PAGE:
Thursday, July 18, 2013

Latin Proverbs and Fables Round-Up: July 18

Here is a round-up of today's proverbs and fables - and for previous posts, check out the Bestiaria Latina Blog archives. If you have not downloaded a free PDF copy of Brevissima: 1001 Tiny Latin Poems, it's ready and waiting, as is Mille Fabulae et Una: 1001 Aesop's Fables in Latin. If you prefer the heft of a book in your hand, you can get the books in printed form from

HODIE (Roman Calendar): ante diem quintum decimum Kalendas Augustas.

MYTHS and LEGENDS: The art image for today's legend shows Odysseus and Circe; you can also see the legends for the current week listed together here.


TINY PROVERBS: Today's tiny proverb is: Aedificate alterutrum! (English: Sustain one another!).

3-WORD MOTTOES: Today's 3-word verb-less motto is Libertas in legibus (English: In law, liberty).

ANIMAL PROVERBS: Today's animal proverb is Currens per prata, non est lepus esca parata (English: As it runs through the fields, the rabbit is not a meal ready-to-eat).

POLYDORUS: Today's proverb from Polydorus is: In domo patris mei, mansiones multae sunt (English: In my father's house, there are many mansions).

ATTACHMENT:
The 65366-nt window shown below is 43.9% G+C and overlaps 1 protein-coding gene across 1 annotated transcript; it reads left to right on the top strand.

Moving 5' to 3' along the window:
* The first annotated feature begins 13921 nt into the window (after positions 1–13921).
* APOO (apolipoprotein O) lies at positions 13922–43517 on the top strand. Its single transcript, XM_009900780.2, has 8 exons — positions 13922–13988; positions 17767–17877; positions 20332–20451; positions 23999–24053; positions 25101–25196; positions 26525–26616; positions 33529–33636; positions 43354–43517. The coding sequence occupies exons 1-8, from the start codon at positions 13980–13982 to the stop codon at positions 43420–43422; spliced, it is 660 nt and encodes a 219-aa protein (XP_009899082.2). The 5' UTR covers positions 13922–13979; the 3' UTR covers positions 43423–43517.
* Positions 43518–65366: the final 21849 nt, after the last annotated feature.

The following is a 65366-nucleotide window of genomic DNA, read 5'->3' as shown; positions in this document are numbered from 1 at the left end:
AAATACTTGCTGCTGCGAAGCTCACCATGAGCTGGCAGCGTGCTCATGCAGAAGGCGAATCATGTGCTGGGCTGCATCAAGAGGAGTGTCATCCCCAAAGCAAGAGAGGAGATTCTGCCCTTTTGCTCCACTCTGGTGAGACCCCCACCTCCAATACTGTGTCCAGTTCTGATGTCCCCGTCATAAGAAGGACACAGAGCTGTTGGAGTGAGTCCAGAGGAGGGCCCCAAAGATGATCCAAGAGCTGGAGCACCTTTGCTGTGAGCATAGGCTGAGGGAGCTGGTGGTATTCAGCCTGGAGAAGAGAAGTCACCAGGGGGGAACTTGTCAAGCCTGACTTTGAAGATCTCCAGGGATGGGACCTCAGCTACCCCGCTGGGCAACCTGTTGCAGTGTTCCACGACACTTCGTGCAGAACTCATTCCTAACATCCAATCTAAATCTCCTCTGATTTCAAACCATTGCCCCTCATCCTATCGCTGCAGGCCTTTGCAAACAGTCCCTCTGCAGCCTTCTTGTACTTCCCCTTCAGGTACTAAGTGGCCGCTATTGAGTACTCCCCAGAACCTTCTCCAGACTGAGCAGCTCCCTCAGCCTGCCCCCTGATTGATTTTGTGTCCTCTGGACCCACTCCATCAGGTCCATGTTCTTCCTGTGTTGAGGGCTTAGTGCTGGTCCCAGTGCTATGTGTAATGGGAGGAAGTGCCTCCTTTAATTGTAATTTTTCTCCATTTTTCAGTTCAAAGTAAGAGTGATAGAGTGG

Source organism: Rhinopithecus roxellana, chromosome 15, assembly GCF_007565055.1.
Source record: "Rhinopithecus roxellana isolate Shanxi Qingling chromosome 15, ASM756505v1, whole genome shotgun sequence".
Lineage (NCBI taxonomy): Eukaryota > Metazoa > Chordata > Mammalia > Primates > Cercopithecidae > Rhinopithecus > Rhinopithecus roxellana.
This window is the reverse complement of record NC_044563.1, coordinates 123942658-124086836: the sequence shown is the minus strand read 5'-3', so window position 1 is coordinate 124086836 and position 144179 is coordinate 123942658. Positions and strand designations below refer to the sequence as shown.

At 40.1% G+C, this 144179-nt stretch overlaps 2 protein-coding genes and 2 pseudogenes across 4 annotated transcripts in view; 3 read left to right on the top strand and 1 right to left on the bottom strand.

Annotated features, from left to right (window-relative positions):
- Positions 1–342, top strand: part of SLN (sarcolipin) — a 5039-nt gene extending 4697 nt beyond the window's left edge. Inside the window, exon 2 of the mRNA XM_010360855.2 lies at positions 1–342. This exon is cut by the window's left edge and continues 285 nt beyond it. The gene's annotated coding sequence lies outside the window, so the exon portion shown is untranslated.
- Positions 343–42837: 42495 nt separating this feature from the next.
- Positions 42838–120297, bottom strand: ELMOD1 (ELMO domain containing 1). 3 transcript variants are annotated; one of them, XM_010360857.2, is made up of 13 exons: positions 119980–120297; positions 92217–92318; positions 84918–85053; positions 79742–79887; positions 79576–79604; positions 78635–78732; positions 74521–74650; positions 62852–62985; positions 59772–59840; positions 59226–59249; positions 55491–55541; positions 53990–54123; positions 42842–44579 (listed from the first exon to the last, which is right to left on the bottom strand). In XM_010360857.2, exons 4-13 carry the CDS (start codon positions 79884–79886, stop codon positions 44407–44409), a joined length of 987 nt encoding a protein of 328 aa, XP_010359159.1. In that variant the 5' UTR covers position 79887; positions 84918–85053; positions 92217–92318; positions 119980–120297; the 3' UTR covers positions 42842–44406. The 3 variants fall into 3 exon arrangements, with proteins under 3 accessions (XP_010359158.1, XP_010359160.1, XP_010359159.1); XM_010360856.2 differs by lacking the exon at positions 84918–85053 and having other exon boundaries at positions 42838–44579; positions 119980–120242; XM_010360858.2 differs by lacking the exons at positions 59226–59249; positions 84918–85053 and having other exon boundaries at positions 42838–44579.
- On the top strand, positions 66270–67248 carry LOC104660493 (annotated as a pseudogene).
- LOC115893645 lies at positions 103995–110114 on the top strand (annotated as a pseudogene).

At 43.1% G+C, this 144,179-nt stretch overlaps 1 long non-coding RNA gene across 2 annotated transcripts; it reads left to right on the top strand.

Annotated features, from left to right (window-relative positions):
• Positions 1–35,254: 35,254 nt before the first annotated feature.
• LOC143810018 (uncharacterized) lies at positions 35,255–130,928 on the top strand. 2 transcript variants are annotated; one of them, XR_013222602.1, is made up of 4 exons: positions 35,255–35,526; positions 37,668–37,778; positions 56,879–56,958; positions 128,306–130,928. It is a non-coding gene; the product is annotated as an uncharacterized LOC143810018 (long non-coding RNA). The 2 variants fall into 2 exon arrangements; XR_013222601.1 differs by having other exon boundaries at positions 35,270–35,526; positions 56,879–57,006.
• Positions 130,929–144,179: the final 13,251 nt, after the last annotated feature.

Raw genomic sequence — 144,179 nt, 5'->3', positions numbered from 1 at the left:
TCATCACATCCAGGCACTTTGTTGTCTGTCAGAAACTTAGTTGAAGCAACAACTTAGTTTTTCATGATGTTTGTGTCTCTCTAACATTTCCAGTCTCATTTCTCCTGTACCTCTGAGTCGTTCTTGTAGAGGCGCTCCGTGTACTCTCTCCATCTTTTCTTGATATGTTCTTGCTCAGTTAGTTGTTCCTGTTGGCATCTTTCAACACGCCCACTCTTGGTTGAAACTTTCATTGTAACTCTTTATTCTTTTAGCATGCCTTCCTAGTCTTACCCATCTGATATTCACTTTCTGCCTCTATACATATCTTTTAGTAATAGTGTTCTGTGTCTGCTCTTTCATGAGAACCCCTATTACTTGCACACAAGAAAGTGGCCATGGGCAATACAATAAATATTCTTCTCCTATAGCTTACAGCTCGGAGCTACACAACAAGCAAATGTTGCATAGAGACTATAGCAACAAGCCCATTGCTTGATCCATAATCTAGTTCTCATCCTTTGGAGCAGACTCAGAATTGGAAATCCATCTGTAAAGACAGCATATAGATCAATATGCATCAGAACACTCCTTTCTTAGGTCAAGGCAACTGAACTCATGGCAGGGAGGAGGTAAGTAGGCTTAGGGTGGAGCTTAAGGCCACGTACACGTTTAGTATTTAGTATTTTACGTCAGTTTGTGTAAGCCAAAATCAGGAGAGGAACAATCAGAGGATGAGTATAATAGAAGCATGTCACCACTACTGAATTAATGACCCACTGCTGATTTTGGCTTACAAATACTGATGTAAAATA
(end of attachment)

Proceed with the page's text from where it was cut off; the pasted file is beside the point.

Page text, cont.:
PROPER NAME PROVERBS: Today's proper name proverb from Erasmus is Ne e quovis ligno Mercurius fiat (English: You can't make a statue of Mercury out of just any block of wood; from Adagia 2.5.47).

GREEK PROVERBS: Today's proverb is Πρὸ τὰς νίκης ᾄδεις ἐγκώμιον (English: You're singing the victory song before the victory).

BREVISSIMA: The distich poster for today is Mortis Metus. Click here for a full-sized view; the poem has a vocabulary list and an English translation, too.

And here are today's proverbial LOLcats:


FABULAE FACILES: The fable from the Fabulae Faciles widget is Asinus et Grammaticus, a hilarious little story about a donkey learning his letters (this fable has a vocabulary list).

MILLE FABULAE: The fable from the Mille Fabulae et Una widget is Feles et Gallinae, a story about a cat who pretended to be a doctor.

Feles et Gallinae

Greek Bible Art - and Latin and English, too. Below is one of my Greek Bible Art graphics; for the individual Greek, Latin and English versions of the graphic, see the blog post: ἐγὼ τὸ ἄλφα καὶ τὸ ὦ, ὁ πρῶτος καὶ ὁ ἔσχατος. Ego sum alpha et omega, primus et novissimus. I am Alpha and Omega, the beginning and the end.

Myth and Folklore Books. I'm accumulating some book recommendations for the classes I teach and wanted to share them here. Today's book is Curious Myths of the Middle Ages by Sabine Baring-Gould. This is a free Amazon Kindle eBook, and you don't need a Kindle to read it - you can read Kindle books on any computer or mobile device, or you can use the Amazon Cloud Reader in your browser.